Kennewick General Hospital officials celebrated a victory Thursday when they learned a health law judge had dismissed an attempt by Kadlec Regional Medical Center to revoke state approval for KGH's proposed Southridge hospital.
"It goes without saying that KGH is absolutely thrilled with the judge's decision," said Wanda Briggs, vice chairwoman of the Kennewick Public Hospital District board. "We really do believe it is a clear victory for KGH, for patients and for the Tri-Cities."
Kadlec's action was filed with the state Department of Health's Adjudicative Services Unit to appeal the issuance of a certificate of need for the Southridge project.
No hospital in Washington can expand without first getting a certificate of need from the state Department of Health and going through a process of justifying the growth.
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Kadlec argued that because KGH also subsequently applied for a certificate of need to place an extra 25 beds at its Auburn Street campus after Southridge is built, and because that application depended on construction of the Southridge hospital, that KGH's original Southridge application had been improperly divided.
In turn, KGH filed documents asking to dismiss Kadlec's request. It argued Kadlec had waited too long to appeal and had never made any claims about how its interests might be affected by the Southridge project while the project was under consideration.
Health Law Judge John F. Kuntz agreed with KGH's argument and dismissed the appeal in a written order dated Monday.
"Kadlec was disappointed but not overly surprised by the ruling announced today," Kadlec Health Systems CEO Rand Wortman said in a written statement Thursday. "This is just another step in a long and complicated process. We recognized that the Department of Health could decline our motion to review its decision, simply based on the timing of the filing. But the overriding issue hasn't changed and Kadlec's position remains sound."
At the heart of the dispute are dueling requests to add beds to each hospital. Kadlec has asked to add 114 beds to its Richland hospital, while KGH has requested the extra 25 at its Auburn Street campus.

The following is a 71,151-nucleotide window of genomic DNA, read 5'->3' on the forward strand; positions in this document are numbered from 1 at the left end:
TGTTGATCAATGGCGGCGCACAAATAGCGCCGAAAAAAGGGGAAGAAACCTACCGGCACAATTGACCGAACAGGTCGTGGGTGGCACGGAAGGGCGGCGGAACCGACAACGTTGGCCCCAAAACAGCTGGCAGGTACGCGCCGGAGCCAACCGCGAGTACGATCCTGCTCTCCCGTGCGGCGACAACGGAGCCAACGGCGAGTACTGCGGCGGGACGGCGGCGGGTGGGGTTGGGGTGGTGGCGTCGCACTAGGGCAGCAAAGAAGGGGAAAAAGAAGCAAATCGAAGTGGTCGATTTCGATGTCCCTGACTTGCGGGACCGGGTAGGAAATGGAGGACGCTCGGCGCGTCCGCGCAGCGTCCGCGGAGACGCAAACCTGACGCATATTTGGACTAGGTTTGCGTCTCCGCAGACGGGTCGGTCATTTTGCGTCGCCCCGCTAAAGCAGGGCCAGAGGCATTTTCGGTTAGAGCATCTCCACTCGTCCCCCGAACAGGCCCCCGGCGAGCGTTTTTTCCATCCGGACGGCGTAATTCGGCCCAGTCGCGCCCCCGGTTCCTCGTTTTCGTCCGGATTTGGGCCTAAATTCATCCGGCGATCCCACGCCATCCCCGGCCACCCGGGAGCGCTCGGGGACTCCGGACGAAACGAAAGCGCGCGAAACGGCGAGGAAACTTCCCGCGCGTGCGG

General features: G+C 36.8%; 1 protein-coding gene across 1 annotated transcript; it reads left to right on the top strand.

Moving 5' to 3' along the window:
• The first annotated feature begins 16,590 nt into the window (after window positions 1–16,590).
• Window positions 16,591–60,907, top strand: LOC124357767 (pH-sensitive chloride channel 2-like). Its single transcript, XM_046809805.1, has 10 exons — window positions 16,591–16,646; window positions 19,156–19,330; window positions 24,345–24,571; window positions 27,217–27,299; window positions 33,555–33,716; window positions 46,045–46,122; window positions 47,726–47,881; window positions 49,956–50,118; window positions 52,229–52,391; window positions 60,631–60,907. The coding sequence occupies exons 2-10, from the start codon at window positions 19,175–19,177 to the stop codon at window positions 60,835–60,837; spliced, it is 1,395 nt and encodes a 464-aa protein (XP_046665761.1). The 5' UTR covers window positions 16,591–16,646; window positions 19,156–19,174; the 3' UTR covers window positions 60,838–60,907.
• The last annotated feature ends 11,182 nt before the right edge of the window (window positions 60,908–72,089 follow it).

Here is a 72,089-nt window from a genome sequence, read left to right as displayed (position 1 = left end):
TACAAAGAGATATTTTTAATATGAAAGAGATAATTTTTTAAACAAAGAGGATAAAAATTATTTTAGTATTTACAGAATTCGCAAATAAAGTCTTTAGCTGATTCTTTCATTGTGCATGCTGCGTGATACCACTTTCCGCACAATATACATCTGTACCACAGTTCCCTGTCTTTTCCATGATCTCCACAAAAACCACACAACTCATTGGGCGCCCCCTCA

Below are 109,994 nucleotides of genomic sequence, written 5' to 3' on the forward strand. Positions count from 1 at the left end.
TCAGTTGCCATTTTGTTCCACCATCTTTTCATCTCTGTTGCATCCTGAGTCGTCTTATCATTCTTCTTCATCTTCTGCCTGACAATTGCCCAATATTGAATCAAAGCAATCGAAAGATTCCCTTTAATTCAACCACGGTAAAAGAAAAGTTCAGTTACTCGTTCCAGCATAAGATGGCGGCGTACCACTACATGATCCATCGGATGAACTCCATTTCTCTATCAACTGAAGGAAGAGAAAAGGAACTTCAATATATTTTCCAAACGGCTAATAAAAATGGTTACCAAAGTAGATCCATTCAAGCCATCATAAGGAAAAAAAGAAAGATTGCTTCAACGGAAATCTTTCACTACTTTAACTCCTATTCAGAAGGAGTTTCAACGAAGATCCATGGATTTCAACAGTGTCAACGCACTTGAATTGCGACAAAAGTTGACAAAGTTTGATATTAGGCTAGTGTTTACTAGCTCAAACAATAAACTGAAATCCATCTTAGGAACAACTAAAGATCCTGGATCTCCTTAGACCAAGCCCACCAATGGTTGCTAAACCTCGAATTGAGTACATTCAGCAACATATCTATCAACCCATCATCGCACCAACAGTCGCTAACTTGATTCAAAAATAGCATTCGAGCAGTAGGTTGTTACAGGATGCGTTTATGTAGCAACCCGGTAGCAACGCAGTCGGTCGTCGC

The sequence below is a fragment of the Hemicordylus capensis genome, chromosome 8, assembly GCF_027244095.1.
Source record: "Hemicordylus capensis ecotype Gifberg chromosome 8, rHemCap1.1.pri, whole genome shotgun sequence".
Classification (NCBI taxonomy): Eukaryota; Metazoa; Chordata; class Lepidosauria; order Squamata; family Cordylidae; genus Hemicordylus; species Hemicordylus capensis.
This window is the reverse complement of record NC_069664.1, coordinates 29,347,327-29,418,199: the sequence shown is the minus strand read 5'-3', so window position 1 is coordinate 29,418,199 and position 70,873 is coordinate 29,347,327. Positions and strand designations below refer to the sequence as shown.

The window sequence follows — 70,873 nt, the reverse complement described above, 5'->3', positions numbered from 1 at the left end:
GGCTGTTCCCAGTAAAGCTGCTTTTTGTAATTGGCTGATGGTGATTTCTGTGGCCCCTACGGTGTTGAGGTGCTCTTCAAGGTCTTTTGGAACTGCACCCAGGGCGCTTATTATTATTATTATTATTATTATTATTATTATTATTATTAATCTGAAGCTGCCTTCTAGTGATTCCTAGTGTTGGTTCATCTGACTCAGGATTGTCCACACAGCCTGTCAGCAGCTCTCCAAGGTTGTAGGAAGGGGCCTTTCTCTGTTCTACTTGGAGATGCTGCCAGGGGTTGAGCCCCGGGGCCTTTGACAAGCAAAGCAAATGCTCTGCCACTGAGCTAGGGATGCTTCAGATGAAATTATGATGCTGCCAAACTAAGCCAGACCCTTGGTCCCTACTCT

Those 25 beds wouldn't be added until after KGH builds Southridge and moves 74 of its allotted 101 beds there, leaving 27 in service at Auburn Street. The additional 25 would bring the bed count at a post-Southridge KGH to 74 at the new hospital and 52 at Auburn, for a total of 126.
Kadlec is licensed for 188 beds, but hospital officials want to build the remaining four floors of the 10-story River Pavilion tower and add 114 beds there, bringing the Richland hospital's total to 302 beds.
Kadlec cried foul when KGH asked for its 25 beds on the heels of Kadlec's 114-bed application because KGH officials hadn't disclosed expansion plans for Auburn Street when they applied to build Southridge.
Officials with the Richland hospital said it was clear the Southridge project and addition of beds at Auburn Street were part of one expansion plan and should have been on one application, not two.
So Kadlec protested the final certificate of need for Southridge when it was granted in March, and is arguing the state shouldn't have given final approval to that application in light of the subsequent application for 25 beds at Auburn Street.
Kadlec filed the appeal with the health department's Adjudicative Services Unit, as well as a court action in Thurston County. The Thurston County action still is pending.
KGH countered that it only applied for the 25 Auburn Street beds because Kadlec had proposed to grab all of the beds the community will need for the foreseeable future, thus preventing expansion by KGH down the road.
Kadlec also claimed in its appeal to the state that KGH had overstated admissions, occupancy rates and rates of growth in its certificate of need applications.
KGH has denied those allegations, saying Kadlec took the numbers out of context.
The judge's decision didn't settle the questions of whether KGH's application was improperly divided and relied on inaccurate data. Kuntz only ruled on the timeliness of Kadlec's appeal, and whether the Richland hospital had legal standing to challenge the Southridge approval.
Briggs said the ball now is in Kadlec's court whether to accept a settlement offer in which KGH proposed to drop its 25-bed application if Kadlec will withdraw the Thurston County action, as well as a March 17 letter to the certificate of need program challenging the Southridge approval and a public records request to the federal Department of Housing and Urban Development for documents related to KGH's efforts to obtain financing from the agency for the proposed hospital.
KGH officials have contended the public records request is intended to hold up financing for the new hospital.
"KGH again urges the Kadlec board to do what's right and do it without delay," Briggs said.
Wortman's statement said the Kadlec board will meet next week to determine what action the Richland hospital takes next.
-- Michelle Dupler: 582-1543; firstname.lastname@example.org